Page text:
Tuesday, January 27, 2015

REVIEW: November Books

How about some more snapshot reviews from more books I read last year? I still like having a bit of a record of what I read and what I thought (or can remember) about the books. Eventually I'll add some new books I'm reading in this actual year.

82. Claudette Colvin: Twice Toward Justice - Phillip Hoose (audiobook)
One of those free audiobook downloads from the summer, this is the pre-Rosa Parks incident that seemed to prep the civil rights leaders for how to deal with Rosa Parks. Funnily, I started reading this just after I saw a Drunk History segment on Claudette Colvin.

83. The Paying Guests - Sarah Waters (576 pages)
I'm a Waters fan, but sometimes I like her books more after the fact, (other than Fingersmith, that was page-turning awesome). This was a period of time I enjoy - 1920s London, still World War One effects, but changing class structures are turning things on their head. Adding a secret lesbian daughter who becomes infatuated with her new tenant led to a good story. Things got a bit weird with a crime that occurred, and made me want to shake the stupid girls. The story went on a little long, and bad relationships are frustrating to read about regardless of who is in it. Still, an okay Sarah Waters is still a good read.

84. We Were Liars - E Lockhart (240 pages)
 One of those books it is best not to know too much about, and apparently my ability to foresee twists was gone on vacation while I read this, so I was quite surprised. This was a quick read that reminded me of another writer or story which I have not been able to remember.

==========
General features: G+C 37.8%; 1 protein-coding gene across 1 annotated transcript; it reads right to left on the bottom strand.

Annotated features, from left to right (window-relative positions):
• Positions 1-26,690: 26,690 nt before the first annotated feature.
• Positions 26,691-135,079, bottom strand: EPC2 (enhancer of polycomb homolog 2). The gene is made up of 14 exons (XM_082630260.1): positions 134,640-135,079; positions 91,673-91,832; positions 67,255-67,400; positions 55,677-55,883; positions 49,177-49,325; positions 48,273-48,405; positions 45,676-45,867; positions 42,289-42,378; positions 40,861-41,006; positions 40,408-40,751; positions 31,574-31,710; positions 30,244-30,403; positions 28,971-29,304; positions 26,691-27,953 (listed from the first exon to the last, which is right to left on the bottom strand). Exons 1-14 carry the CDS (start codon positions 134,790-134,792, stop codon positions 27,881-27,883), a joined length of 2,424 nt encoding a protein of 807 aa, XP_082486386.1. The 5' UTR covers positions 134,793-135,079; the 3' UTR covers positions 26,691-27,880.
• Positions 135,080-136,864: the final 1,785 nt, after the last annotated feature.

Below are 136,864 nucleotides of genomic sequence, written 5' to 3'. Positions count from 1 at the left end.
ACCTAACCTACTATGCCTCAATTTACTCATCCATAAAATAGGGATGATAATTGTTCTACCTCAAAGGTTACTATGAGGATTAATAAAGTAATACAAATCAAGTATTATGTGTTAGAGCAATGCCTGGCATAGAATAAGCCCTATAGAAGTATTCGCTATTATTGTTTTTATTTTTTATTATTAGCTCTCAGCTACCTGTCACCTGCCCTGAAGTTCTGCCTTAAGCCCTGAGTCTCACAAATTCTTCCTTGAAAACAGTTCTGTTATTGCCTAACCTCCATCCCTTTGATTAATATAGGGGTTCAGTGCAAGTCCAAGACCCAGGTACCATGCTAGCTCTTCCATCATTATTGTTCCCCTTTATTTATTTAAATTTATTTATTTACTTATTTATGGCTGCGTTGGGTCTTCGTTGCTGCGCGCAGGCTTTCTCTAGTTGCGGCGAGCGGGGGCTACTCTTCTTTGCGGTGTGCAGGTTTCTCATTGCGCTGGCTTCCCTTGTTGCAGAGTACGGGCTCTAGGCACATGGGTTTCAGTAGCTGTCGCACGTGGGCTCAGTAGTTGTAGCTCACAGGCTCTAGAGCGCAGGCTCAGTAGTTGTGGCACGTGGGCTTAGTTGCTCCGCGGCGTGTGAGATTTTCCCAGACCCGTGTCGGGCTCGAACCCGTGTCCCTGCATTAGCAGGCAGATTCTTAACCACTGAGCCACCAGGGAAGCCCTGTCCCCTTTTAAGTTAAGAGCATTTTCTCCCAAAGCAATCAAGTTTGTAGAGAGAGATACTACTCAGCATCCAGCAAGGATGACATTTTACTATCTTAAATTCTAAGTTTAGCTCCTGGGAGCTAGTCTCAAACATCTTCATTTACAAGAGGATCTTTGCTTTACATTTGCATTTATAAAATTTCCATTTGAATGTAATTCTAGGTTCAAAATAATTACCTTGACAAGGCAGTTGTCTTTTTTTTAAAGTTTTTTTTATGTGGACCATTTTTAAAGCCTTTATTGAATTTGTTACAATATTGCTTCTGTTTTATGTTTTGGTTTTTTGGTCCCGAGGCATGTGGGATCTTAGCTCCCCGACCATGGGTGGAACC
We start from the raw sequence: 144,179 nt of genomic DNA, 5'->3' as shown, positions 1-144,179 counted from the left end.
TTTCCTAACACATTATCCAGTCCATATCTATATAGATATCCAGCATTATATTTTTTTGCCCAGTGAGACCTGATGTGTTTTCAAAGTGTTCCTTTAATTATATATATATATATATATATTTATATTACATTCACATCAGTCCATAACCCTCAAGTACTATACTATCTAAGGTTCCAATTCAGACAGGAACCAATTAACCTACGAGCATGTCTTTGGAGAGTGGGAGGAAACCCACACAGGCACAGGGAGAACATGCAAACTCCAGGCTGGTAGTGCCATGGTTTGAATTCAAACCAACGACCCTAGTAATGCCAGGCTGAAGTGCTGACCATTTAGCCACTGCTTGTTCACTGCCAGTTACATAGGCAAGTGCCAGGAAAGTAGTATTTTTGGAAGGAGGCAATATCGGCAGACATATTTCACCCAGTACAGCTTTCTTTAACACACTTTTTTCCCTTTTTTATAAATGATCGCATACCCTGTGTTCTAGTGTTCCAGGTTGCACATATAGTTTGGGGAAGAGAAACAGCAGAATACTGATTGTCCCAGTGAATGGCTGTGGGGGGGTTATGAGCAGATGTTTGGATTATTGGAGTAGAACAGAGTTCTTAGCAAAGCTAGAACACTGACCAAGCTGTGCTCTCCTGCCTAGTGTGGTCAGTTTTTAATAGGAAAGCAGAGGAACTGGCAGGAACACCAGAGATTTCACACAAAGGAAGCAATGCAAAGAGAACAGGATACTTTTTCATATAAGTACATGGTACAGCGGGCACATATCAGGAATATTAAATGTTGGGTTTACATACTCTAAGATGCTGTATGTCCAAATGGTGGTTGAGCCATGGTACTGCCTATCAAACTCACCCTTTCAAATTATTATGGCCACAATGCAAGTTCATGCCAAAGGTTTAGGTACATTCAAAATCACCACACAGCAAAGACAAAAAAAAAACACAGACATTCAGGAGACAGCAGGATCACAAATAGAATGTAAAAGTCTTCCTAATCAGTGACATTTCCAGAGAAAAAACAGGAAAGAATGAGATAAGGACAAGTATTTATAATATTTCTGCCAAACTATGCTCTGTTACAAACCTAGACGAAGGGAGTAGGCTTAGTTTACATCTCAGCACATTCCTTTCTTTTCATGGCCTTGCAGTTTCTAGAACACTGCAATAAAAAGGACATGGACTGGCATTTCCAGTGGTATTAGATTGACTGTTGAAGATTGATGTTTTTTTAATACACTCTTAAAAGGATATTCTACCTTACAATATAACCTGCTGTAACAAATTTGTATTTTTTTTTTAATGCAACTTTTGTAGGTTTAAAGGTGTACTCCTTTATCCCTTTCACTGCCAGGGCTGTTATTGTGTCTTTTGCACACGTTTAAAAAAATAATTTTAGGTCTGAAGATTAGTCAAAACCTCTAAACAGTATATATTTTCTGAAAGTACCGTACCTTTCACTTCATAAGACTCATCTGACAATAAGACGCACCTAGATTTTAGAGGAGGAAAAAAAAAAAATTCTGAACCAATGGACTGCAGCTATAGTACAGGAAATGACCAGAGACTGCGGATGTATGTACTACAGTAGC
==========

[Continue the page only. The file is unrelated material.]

85. Leaving Everything Most Loved - Jacqueline Winspear (352 pages)
Aww, the last of the Maisie Dobbs (until the next one; it's more that I got all caught up reading six Maisie Dobbs this year). I enjoy these contemplative books and seeing Maisie grow. Winspear took a year off to write a stand alone novel, but there is a new Maisie coming this year.

86. You Are One of Them - Elliott Holt (audiobook 8 h, 26 min)
Narrated by Cassandra Campbell who has narrated a lot of books I've listened to!
Sometimes I listen to audiobooks halfway, depending on what other task I am doing, and how much the book pulls me in. I remember the gist of this book which was partly set in 1980s Cold War America and Russia. A girl becomes a bit obsessed with Russia after her school friend crashes in a plane crash after becoming famous for an invitation from Russia. (That poorly constructed sentence is brought to you by my poor memory of this book) But did she die? This is a book I think I would have enjoyed more in print form and my poor listening skills should not dissuade you from reading.

87. Dark Places - Gillian Flynn (audiobook 13 h, 44 min)
Best book of the month - it is actually one of my favorite reads from 2014. Now this one kept my attention! For fans of Gone Girl, I recommend this twisty, thrilling ride, but it is very twisted and dark. Libby Day's family was slaughtered when she was seven, and she identified her brother as the killer. Twenty years later, she is living off the trust fund and the attention of serial killer fans. She begins to wonder about her brother's guilt based on some of the serial killer fans. Warning: Fans of serial killers are not the worst thing that happens in this book.

There were three narrators - Libby, her brother Ben, and Libby's mother in the past, one of which is the delightful Cassandra Campbell again. The story goes back and forth, with more and more horrid (Satan worship, sex, drugs, etc, it gets bad) details being revealed. This is the fictional version of In Cold Blood; not really but it feels a lot like it.  I can't wait for the next Gillian Flynn novel!